16. Robert Shimer, 2004. "The Consequences of Rigid Wages in Search Models," NBER Working Papers 10326, National Bureau of Economic Research, Inc.
  17. Feng, Shuaizhang & Burkhauser, Richard V. & Butler, J.S., 2006. "Levels and Long-Term Trends in Earnings Inequality: Overcoming Current Population Survey Censoring Problems Using the GB2 Distribution," Journal of Business & Economic Statistics, American Statistical Association, vol. 24, pages 57-62, January.
  18. Hart, Robert A. & Roberts, J. Elizabeth, 2011. "Job Re-grading, Real Wages, and the Cycle," IZA Discussion Papers 5912, Institute for the Study of Labor (IZA).
  19. Robert Shimer, 2005. "The Cyclical Behavior of Equilibrium Unemployment and Vacancies," American Economic Review, American Economic Association, vol. 95(1), pages 25-49, March.
  20. Burkhauser, Richard V. & Butler, J. S. & Feng, Shuaizhang & Houtenville, Andrew J., 2004. "Long term trends in earnings inequality: what the CPS can tell us," Economics Letters, Elsevier, vol. 82(2), pages 295-299, February.
  21. Stüber, Heiko & Beissinger, Thomas, 2010. "Does Downward Nominal Wage Rigidity Dampen Wage Increases?," IZA Discussion Papers 5126, Institute for the Study of Labor (IZA).
  22. Bils, Mark J, 1985. "Real Wages over the Business Cycle: Evidence from Panel Data," Journal of Political Economy, University of Chicago Press, vol. 93(4), pages 666-89, August.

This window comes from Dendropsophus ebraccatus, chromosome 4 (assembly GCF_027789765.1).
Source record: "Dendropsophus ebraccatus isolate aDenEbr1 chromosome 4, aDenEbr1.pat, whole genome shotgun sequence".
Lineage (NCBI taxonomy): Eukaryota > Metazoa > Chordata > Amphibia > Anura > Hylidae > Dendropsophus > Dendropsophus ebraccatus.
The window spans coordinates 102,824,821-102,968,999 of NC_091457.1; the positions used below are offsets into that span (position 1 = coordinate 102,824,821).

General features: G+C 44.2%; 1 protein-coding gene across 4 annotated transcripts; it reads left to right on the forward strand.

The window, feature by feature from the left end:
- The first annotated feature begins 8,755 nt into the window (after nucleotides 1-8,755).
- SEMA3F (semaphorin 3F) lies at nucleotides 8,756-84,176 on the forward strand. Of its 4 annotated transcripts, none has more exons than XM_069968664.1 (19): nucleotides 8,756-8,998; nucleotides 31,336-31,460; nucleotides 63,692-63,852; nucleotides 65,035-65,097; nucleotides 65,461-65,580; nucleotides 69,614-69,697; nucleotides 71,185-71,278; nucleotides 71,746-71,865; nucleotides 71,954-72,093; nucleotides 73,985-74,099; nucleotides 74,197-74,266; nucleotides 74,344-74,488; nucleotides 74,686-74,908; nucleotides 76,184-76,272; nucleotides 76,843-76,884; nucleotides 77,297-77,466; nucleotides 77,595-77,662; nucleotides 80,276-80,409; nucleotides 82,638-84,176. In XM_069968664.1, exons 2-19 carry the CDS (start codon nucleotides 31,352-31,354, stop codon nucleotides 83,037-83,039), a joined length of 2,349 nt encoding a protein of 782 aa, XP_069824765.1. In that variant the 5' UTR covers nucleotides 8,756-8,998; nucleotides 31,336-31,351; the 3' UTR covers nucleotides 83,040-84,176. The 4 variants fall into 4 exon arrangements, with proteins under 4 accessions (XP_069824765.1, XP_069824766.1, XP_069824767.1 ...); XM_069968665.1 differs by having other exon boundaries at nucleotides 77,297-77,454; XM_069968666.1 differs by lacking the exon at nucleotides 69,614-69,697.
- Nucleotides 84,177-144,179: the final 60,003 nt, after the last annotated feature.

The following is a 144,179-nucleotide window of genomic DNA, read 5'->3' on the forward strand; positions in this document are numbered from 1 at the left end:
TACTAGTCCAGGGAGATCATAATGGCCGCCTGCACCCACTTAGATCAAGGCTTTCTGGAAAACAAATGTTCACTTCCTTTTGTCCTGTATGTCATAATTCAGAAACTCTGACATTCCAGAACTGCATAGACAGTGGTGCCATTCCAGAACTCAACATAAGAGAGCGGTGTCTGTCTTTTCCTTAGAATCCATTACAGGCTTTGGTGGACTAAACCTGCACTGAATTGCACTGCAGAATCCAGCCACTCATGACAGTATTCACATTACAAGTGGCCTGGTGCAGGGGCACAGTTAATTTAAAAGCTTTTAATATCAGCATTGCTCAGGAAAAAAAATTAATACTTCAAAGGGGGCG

Full references (including those not matched with items on IDEAS)

This item is not listed on Wikipedia, on a reading list or among the top items on IDEAS.

When requesting a correction, please mention this item's handle: RePEc:iab:iabdpa:201206. See general information about how to correct material in RePEc.

For technical questions regarding this item, or to correct its authors, title, abstract, bibliographic or download information, contact: (IAB, Geschäftsbereich Dokumentation und Bibliothek)

If you have authored this item and are not yet registered with RePEc, we encourage you to do it here. This allows to link your profile to this item. It also allows you to accept potential citations to this item that we are uncertain about.

If references are entirely missing, you can add them using this form.

If the full references list an item that is present in RePEc, but the system did not link to it, you can help with this form.

If you know of missing items citing this one, you can help us creating those links by adding the relevant references in the same way as above, for each refering item. If you are a registered author of this item, you may also want to check the "citations" tab in your profile, as there may be some citations waiting for confirmation.

Please note that corrections may take a couple of weeks to filter through the various RePEc services.

This information is provided to you by IDEAS at the Research Division of the Federal Reserve Bank of St. Louis using RePEc data.